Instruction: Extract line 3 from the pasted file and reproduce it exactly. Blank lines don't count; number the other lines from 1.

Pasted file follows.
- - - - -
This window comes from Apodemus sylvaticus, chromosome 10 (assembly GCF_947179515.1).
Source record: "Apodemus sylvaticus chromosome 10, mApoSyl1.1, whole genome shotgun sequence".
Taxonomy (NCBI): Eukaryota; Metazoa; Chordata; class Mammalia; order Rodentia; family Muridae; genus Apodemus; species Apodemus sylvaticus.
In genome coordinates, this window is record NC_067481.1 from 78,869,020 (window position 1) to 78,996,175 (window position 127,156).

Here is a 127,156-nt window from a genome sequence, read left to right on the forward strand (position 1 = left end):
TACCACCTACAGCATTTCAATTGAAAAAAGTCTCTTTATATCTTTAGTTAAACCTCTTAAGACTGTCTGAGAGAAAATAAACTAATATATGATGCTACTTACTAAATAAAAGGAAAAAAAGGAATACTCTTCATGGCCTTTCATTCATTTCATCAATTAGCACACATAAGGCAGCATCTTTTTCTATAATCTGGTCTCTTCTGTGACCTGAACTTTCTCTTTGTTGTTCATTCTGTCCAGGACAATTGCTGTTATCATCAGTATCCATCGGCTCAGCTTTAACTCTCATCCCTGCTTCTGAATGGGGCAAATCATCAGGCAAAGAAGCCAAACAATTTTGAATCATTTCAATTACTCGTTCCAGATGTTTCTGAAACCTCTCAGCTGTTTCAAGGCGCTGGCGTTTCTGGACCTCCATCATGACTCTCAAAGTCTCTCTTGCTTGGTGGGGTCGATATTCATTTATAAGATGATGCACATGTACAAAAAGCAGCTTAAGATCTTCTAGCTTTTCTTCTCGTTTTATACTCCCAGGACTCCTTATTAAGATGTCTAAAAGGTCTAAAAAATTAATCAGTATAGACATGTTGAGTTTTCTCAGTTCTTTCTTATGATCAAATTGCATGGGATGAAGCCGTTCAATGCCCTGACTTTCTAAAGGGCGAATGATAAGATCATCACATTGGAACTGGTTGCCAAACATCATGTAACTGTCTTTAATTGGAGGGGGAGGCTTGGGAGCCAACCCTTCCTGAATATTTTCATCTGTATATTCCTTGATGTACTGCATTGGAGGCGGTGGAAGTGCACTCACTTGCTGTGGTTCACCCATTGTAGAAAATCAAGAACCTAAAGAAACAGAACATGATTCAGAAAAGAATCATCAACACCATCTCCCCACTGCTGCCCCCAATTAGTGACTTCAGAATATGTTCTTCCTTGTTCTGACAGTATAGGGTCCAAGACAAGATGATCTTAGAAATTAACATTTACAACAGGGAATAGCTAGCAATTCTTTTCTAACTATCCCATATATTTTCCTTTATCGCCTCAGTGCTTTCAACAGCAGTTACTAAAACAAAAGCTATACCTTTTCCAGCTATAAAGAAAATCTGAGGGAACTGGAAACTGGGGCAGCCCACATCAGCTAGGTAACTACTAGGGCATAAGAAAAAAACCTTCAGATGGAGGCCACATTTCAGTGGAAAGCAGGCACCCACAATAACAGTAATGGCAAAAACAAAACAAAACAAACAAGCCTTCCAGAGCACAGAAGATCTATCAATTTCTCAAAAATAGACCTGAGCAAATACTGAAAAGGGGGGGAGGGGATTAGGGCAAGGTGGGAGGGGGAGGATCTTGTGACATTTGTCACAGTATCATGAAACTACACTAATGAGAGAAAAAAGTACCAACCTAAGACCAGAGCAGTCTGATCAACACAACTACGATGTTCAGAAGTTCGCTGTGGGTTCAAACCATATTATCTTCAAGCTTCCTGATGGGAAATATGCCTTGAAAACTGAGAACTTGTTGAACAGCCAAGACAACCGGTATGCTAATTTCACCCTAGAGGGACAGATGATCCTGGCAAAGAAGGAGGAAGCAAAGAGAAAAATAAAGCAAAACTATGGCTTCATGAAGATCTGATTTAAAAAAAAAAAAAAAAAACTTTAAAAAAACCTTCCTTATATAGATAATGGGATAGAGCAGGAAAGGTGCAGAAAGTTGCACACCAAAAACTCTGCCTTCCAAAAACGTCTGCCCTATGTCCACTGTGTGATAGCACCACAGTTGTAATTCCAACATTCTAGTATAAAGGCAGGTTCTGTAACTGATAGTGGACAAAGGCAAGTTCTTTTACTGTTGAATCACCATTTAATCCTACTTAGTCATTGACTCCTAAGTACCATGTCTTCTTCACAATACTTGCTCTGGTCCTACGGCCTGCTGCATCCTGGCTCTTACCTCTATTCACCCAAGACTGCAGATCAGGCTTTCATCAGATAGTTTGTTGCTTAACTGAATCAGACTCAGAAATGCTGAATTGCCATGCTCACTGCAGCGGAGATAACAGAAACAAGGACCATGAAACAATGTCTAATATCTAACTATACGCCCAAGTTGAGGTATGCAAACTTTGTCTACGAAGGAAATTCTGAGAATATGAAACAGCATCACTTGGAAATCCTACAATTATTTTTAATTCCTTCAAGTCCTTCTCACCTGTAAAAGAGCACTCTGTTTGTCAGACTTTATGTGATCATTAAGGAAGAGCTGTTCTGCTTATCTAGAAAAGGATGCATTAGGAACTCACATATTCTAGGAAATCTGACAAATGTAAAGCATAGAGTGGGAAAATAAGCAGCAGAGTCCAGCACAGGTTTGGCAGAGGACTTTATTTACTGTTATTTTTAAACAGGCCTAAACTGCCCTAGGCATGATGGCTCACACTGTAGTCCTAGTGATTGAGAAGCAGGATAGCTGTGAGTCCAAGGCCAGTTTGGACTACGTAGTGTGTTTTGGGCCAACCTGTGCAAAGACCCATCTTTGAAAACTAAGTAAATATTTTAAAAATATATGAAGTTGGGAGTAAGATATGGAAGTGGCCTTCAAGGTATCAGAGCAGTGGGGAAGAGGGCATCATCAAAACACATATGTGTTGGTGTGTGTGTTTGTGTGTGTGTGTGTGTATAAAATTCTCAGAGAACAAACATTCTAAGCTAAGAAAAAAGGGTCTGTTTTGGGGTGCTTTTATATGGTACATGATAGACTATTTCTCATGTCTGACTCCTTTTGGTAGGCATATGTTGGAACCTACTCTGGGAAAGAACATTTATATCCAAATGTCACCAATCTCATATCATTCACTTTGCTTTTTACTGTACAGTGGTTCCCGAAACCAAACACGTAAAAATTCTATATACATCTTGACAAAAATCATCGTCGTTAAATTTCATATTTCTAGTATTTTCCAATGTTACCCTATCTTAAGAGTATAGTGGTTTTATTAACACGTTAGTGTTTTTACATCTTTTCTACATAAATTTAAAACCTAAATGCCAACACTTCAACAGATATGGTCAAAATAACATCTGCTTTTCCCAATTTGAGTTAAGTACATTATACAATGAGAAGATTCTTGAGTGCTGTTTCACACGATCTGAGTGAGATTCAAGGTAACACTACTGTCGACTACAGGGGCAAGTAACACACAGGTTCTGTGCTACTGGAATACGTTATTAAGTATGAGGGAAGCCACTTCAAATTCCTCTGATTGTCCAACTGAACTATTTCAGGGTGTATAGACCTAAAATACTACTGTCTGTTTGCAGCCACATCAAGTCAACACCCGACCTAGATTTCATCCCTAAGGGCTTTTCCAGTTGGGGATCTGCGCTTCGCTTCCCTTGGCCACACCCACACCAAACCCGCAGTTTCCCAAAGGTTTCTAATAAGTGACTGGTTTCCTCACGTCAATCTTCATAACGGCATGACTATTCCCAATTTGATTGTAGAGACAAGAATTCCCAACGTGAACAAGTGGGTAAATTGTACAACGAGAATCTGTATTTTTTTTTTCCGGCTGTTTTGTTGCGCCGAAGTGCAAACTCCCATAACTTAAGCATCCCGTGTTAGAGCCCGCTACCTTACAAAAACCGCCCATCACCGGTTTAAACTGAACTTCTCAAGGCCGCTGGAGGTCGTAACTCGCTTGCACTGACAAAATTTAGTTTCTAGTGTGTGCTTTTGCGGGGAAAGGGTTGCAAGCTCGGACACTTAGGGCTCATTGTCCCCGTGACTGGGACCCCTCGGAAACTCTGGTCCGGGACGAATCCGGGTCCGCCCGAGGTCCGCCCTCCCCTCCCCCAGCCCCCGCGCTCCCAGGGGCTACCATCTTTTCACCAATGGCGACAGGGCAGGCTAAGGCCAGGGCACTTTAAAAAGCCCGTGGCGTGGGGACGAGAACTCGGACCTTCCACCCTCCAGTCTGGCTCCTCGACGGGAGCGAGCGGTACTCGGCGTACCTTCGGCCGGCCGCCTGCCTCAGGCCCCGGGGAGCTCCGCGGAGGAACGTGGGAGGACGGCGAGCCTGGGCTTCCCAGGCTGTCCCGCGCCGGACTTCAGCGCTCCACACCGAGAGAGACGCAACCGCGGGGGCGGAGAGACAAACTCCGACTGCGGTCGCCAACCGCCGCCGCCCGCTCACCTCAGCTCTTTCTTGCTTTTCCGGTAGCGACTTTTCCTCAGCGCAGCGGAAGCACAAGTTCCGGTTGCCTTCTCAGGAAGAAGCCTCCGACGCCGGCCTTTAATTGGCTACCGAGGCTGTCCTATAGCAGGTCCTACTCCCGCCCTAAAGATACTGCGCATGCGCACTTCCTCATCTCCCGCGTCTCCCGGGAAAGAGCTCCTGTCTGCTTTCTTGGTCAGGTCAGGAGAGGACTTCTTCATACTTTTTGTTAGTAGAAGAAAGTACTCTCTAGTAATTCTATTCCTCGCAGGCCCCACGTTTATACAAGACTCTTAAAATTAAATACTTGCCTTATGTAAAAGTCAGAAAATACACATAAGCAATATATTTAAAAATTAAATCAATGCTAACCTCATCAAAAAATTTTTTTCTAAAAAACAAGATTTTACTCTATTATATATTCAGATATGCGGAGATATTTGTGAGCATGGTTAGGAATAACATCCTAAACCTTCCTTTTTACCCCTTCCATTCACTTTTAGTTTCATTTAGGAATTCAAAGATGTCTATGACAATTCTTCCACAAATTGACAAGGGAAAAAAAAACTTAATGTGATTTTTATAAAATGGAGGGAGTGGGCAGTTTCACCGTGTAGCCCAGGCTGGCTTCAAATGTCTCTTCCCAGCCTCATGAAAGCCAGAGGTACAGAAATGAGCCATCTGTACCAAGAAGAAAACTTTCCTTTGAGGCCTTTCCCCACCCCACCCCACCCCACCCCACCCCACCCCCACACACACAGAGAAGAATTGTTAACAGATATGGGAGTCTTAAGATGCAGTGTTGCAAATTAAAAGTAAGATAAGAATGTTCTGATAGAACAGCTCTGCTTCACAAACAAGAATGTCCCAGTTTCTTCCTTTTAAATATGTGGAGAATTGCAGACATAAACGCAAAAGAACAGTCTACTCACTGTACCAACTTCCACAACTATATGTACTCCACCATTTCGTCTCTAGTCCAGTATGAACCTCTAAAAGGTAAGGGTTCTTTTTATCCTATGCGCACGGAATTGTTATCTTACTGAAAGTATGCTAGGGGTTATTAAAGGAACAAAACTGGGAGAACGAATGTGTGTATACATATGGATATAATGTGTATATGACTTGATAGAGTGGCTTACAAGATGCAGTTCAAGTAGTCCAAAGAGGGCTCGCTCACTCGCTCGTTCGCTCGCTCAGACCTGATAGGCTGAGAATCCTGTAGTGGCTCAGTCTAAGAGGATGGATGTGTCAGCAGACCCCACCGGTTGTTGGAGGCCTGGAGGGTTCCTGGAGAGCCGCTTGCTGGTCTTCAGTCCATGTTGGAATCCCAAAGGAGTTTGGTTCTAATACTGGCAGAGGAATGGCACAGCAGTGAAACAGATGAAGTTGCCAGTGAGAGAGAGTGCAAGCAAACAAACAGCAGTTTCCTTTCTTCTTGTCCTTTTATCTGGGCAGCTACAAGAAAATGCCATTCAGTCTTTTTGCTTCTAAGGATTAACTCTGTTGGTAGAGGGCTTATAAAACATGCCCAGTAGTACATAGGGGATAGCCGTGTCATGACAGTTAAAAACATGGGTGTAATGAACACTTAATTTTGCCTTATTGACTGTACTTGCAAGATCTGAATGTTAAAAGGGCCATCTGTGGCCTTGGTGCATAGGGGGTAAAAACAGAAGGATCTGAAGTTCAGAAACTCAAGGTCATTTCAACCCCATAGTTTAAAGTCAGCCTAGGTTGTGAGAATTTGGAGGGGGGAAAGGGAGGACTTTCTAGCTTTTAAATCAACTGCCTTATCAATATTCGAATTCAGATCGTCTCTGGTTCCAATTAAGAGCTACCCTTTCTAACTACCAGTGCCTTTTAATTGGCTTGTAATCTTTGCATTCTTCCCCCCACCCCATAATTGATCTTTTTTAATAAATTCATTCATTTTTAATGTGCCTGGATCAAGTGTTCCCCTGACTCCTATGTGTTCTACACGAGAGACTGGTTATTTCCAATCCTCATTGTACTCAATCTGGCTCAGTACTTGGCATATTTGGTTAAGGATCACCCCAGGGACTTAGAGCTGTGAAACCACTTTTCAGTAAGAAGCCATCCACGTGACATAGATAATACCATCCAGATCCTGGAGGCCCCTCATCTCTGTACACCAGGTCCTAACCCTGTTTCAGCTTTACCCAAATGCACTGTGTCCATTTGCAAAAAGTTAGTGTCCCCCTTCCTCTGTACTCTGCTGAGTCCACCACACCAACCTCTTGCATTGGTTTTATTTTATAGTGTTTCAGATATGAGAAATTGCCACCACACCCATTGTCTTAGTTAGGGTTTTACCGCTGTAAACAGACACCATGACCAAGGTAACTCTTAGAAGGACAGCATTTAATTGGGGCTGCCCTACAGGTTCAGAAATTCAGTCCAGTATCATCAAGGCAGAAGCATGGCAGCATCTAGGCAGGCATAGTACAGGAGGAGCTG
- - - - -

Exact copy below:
Taxonomy (NCBI): Eukaryota; Metazoa; Chordata; class Mammalia; order Rodentia; family Muridae; genus Apodemus; species Apodemus sylvaticus.